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The Bureau of Atomic Tourism (also known as BOAT) fittingly represents the image of Rat Records, given that the name is an acronym for "rare and treacherous." Spinning Jennythe second outing for the groupis a challenge to both players and listeners with its mix of free improvisation, electronics, and avant-garde. Founded by drummer Teun Verbruggen, BOAT takes a radical approach to the configuration of the pieces on Spinning Jenny as each is built more on the collective momentum of individual strengths than on group dynamics.
Trumpeter Nate Wooley's opener, "Back to My Steel," was recorded live in Paris during a 2013 BOAT tour and is the only live number in the set. Emerging from an extended near-silence, Wooley establishes his presence followed closely by multi-reedist Andrew d'Angelo on bass clarinet. Both are quickly swept up as if swimming against a strong current of noise before the piece ends as suddenly and quietly as it began. Guitarist Marc Ducret's "Canon" features his trademark animated and bellicose style and long after d'Angelo and Wooley join in free improvisation Durcet's jagged playing cuts through all other sounds. Verbruggen and d'Angelo (here on alto saxophone) engage in a tandem of long exchanges, mixing but rarely matching as if in a passive-aggressive altercation.
"19" provides a brief interlude for Wooley's more introspective side but brief it is as the following ten minutes are dominated by sporadic harmonies ripped apart by keyboardist Jozef Dumoulinon's Fender Rhodes and Verbruggen's hyper-active attack on the kit. Simultaneously, Durcet darts in and out of the melee with spikey, boisterous stabs. He continues that approach into the twenty-four minute "FTDOY" briefly preceded by rasping electronics and the antagonistic onslaught of Dumoulinon. Semi-repetitive horn patterns play independent melodies as the whole shambolic setting abruptly collapses into quiet. Two of Ducet's three writing contributions "Blues de L'ombre" and "Aquatique" close Spinning Jenny. The latter piece is a far cry from its original version on Ducet's large ensemble Le Sens de la Marche (Illusions Music, 2009). Though there is some of the original structure, the instruments are more at odds with each other while an almost imperceptible symmetry exists in the chaos.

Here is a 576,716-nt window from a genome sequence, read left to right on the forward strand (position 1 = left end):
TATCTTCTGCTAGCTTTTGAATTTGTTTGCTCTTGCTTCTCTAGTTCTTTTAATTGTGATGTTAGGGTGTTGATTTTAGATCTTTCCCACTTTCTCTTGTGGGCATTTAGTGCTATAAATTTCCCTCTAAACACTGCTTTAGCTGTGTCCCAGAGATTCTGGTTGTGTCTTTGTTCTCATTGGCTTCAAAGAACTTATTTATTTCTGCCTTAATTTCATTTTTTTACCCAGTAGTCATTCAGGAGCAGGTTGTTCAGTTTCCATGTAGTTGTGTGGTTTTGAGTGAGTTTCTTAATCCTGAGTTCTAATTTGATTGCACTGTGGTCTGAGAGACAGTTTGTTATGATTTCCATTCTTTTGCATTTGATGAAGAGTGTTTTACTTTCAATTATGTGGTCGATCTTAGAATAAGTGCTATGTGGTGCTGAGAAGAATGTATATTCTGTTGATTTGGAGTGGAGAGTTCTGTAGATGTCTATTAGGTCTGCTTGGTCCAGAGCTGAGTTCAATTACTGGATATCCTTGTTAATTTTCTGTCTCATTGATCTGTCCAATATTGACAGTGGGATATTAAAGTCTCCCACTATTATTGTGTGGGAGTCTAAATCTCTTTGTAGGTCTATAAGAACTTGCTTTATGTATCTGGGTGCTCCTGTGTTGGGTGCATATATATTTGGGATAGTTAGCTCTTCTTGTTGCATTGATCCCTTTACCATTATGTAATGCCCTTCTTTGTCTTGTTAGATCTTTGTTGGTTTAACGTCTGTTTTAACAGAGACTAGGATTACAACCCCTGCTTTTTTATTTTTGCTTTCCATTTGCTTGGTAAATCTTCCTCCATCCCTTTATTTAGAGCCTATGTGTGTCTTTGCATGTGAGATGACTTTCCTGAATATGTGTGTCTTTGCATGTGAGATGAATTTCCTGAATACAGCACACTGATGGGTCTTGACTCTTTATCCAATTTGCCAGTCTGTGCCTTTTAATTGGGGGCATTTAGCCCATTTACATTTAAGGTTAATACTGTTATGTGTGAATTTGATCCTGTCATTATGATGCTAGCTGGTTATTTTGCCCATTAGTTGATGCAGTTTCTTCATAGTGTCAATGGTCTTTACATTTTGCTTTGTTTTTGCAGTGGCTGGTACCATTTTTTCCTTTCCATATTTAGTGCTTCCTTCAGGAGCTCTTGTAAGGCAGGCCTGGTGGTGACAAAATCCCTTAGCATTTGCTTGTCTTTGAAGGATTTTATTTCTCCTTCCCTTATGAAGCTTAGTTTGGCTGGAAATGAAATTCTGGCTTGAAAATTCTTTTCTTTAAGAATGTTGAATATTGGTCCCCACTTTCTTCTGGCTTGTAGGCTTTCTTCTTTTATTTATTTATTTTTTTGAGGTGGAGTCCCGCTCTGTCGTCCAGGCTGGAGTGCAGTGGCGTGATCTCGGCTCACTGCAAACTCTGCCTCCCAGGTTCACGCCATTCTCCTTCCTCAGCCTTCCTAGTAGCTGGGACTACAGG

Where there is middle-ground on Spinning Jenny, there is precious little of it. An intense and uncompromising collection, its rambunctiousness nevertheless has a pleasing element to it and certainly a sense that these musicians are enjoying themselves. Individually and collectively, BOAT pushes against the urge to create melody and harmony while subliminally exposing just enough of both to keep the proceedings from complete chaos. It's interesting listening for tolerant ears.
Track Listing: Back to My Steel; Canon; 19; FTDOY; Blues de L'ombre; Aquatique.
Personnel: Teun Verbruggen: drums and electronics; Andrew d'Angelo: alto saxophone, bass clarinet; Nate Wooley: trumpet; Jozef Dumoulin: fender Rhodes; Marc Ducret: guitar; Jasper Stadhouders: bass.
I love jazz because anything is possible; it has few rules and the best jazz breaks those ones. I prefer free improv because it doesn't really have any rules at all.
I was first exposed to jazz in my teens (in the late sixties).
The first jazz record I bought was Filles de Kilimanjaro by Miles Davis, shortly followed by Extrapolation by John McLaughlin.
My advice to new listeners is to listen as widely as possible and not to make snap judgments--stick with it.